A recent ruling by the federal district court in Raleigh, NC highlights the different treatment the courts give to the late notice defense under a claims-made liability insurance policy versus an occurrence-based policy. The insurer has a clearer opportunity under claims-made policies to defeat coverage when the insured’s notice of a claim is late. The United States District Court for the Eastern District of North Carolina in the case of John Hiester Chrysler Jeep LLC v. Greenwich Ins. Co., 2017 WL 6210897 (E.D.N.C. December 8, 2017), rejected the policyholder’s argument that prejudice must be shown by the insurer under a claims-made policy before coverage can be avoided due to late notice.
What happened in John Hiester is a lesson for all coverage lawyers. Claims-made policies are different. They contain traps for the unwary. One such trap is notice. In John Hiester, the claims-made policies at issue were two similar employment practices liability (“EPLI”) policies.
An employee of one insured car dealership, Hiester Automotive Group, Inc., filed an EEOC claim in April 2015 (“Harris Claim”), and the EPLI policy was for the period November 29, 2014 to November 29, 2015 (“Harris Policy”). Also an employee of another insured car dealership, John Hiester Chrysler Jeep LLC, filed an EEOC claim in June 2015 (“Davis Claim”), and that insured’s EPLI policy was for the period February 8, 2015 to February 8, 2016 (“Davis Policy”). In other words, each claim came within the coverage period of each policy. But for reasons not evident in the opinion, the insureds waited too long to report the claims to the insurer, Greenwich Ins. Co. Both claims were reported to Greenwich on June 9, 2016. Greenwich denied the claims, and the insureds filed this declaratory judgment action. District Court Judge Louise W. Flanagan was assigned the case.
Each EPLI policy stated: “Coverage shall apply to any Claim made against the Insured committed prior to the expiration date of this Policy, provided that the Claim is first made during the Policy Period (or Extended Reporting Period, if applicable) and written notice of said Claim is reported to the Insurer pursuant to Section VII of this Policy.” Section VII states “as a condition precedent to coverage under this Policy,” the insured must “give the Insurer written notice as soon as practicable BUT IN NO EVENT LATER THAN SIXTY (60) DAYS AFTER EXPIRATION OF THE POLICY PERIOD … of any Claim first made during the Policy Period (or Extended Reporting Period, if applicable).” In other words, the Harris Policy required the Harris Claim to be reported to Greenwich no later than January 28, 2016, and the Davis Policy required the Davis Claim to be reported to Greenwich no later than April 8, 2016.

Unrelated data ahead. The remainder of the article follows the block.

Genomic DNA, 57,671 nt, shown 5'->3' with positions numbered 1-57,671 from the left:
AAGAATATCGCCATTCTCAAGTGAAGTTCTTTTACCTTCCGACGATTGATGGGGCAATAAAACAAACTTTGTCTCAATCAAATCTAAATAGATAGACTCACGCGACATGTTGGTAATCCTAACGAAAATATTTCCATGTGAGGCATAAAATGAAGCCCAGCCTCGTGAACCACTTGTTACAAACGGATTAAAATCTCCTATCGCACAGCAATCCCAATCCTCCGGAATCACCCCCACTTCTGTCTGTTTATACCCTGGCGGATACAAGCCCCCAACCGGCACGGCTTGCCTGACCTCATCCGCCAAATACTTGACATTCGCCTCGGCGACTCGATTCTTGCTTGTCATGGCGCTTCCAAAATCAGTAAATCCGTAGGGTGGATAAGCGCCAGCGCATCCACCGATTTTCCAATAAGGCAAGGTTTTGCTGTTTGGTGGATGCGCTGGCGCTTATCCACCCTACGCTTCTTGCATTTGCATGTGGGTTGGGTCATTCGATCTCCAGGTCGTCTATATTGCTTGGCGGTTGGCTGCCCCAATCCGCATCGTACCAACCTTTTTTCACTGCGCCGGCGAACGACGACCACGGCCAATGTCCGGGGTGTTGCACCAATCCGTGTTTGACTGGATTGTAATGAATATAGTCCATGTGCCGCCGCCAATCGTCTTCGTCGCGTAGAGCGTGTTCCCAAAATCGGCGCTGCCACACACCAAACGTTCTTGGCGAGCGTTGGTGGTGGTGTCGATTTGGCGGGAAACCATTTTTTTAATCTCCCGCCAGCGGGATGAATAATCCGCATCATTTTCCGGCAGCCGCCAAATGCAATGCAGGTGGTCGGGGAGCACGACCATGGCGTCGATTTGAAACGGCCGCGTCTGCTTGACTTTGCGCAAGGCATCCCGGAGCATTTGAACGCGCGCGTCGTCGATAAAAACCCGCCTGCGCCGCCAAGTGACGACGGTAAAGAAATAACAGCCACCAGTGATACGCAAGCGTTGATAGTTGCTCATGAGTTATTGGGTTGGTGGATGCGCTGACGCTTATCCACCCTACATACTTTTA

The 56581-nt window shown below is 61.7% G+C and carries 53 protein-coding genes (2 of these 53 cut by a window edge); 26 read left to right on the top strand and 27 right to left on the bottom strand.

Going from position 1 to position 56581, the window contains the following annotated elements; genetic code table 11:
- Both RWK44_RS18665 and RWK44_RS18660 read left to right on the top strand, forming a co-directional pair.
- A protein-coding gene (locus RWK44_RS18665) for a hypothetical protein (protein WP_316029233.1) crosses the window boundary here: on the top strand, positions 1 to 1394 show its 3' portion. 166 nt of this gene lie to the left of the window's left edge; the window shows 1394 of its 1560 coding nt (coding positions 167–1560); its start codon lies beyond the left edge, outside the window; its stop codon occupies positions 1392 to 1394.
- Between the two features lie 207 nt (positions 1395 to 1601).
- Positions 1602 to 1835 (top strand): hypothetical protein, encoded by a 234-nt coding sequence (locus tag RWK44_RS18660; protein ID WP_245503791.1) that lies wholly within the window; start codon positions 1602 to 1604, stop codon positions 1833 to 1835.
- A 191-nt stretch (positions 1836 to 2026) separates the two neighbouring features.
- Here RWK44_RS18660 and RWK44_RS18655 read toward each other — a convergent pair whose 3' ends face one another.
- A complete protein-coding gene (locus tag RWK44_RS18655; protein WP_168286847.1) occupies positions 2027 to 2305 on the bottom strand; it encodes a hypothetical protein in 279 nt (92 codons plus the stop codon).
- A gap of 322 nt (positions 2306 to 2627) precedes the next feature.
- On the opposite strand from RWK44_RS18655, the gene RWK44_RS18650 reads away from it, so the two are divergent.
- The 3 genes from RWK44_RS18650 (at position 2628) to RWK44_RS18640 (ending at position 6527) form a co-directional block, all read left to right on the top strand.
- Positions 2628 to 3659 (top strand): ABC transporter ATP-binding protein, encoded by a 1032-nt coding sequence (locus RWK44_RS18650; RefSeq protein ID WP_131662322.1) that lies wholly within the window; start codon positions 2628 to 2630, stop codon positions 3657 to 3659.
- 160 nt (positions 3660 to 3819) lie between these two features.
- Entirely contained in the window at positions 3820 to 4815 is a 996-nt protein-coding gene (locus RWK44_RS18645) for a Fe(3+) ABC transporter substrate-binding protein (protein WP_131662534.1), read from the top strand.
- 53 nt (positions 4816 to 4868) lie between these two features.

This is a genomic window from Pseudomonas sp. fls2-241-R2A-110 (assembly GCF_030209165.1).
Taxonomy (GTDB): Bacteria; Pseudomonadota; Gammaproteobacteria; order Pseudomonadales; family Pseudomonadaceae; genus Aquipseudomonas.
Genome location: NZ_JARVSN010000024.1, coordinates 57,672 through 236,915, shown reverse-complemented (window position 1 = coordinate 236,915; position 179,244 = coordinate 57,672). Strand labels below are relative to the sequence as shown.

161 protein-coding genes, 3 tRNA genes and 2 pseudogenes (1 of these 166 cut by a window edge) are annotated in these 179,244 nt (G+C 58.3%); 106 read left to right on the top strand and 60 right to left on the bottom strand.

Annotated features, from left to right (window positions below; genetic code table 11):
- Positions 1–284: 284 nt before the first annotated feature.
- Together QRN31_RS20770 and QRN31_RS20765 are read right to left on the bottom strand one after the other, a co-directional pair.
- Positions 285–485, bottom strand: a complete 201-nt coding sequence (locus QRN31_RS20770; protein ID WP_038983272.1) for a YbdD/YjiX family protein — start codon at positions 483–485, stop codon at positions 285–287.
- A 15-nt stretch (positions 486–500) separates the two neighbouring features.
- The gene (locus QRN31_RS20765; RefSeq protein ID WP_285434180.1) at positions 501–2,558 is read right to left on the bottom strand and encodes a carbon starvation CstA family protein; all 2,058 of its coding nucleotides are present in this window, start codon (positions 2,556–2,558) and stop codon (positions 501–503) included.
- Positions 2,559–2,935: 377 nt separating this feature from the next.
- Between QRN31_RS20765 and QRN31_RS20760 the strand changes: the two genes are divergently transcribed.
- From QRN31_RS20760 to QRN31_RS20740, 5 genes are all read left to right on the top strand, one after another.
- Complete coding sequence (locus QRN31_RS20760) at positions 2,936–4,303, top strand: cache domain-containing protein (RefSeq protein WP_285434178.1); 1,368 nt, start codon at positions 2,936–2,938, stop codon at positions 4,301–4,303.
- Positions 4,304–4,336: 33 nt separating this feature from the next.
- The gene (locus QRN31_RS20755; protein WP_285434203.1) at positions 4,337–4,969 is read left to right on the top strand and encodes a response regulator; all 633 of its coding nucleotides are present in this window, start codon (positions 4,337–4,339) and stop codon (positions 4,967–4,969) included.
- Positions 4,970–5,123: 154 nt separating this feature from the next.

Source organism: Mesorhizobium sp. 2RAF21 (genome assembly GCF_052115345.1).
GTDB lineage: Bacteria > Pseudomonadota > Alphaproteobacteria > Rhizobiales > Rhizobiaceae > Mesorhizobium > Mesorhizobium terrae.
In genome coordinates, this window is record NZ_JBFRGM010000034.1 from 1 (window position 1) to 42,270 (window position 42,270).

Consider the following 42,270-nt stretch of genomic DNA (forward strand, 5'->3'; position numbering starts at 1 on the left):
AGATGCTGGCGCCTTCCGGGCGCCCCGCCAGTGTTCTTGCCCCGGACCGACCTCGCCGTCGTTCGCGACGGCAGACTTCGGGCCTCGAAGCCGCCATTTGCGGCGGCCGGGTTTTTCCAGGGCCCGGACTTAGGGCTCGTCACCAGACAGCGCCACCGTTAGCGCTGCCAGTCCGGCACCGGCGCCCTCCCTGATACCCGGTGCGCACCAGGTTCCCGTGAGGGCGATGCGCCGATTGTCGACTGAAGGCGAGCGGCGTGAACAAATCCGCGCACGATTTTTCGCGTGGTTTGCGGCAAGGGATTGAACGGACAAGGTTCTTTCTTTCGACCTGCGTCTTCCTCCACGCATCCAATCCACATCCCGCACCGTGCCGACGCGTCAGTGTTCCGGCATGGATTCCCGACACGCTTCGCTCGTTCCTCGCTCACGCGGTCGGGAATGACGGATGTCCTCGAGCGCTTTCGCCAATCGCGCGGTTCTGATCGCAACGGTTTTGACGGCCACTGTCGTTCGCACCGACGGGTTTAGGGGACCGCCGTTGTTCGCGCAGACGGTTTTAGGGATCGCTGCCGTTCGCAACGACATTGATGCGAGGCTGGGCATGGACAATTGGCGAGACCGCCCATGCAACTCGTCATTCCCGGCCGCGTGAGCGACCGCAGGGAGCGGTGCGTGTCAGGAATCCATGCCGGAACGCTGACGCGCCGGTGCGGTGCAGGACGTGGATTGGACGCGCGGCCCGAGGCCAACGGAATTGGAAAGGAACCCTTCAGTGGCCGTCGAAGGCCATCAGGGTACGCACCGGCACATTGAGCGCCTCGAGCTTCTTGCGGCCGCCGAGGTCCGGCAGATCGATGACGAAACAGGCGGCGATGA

But the claims were both reported in June 2016 and were thus outside the reporting period. Therefore, the insureds argued that under North Carolina law, Greenwich must prove it was materially prejudiced by the late notice before it could avoid coverage. To support their argument, the insureds cited the law on late notice under occurrence policies. Specifically, in assessing whether an insurer may be relieved of its obligation to indemnify due to its insured’s asserted failure to comply with a policy requirement that notice of loss be given to the insurer “as soon as practicable,” North Carolina utilizes the following test: (1) whether there was a delay in notifying the insurer of a covered loss, (2) if such notice was delayed, whether the insured acted in good faith with respect to the delay, and (3) if the insured acted in good faith, whether the insurer was nevertheless materially prejudiced by the delay. John Hiester, at *3 n. 2, citing Great Am. Ins. Co. v. C.G. Tate Constr. Co., 303 N.C. 387 (1981); Great Am. Ins. Co. v. C.G. Tate Constr. Co., 315 N.C. 714 (1986).
However, the John Hiester court held that the insureds are incorrect that the above test in the Great American decisions applies in this case. To the contrary, the EPLI policies “require 1) that a claim occur during the policy period; and 2) that notice be given as soon as practicable but in no event later than 60 days after expiration of the policy period.” John Hiester, at *3. The policy at issue in the Great American decisions, however, was not a “claims made and reported” policy, meaning the policy did not require the claim or notice to occur during the policy period, instead it only required that notice be given “as soon as practicable.” Id. Therefore, the court held that Greenwich did not need to show it was prejudiced by the late notice. Id.
The insureds tried other arguments such as waiver and estoppel to salvage their claims but to no avail. Judge Flanagan entered summary judgment in favor of Greenwich.
Coverage practitioners should take note of this case. Policyholder counsel can usually defeat the late notice defense under occurrence-based policies because insurers have a tough time proving they have been materially prejudiced by the late notice. But late notice under claims-made policies is much different. It is a bright line defense and insurers don’t have to prove prejudice. The end result usually favors the insurer and has the word “prejudice” in it — dismissal with prejudice.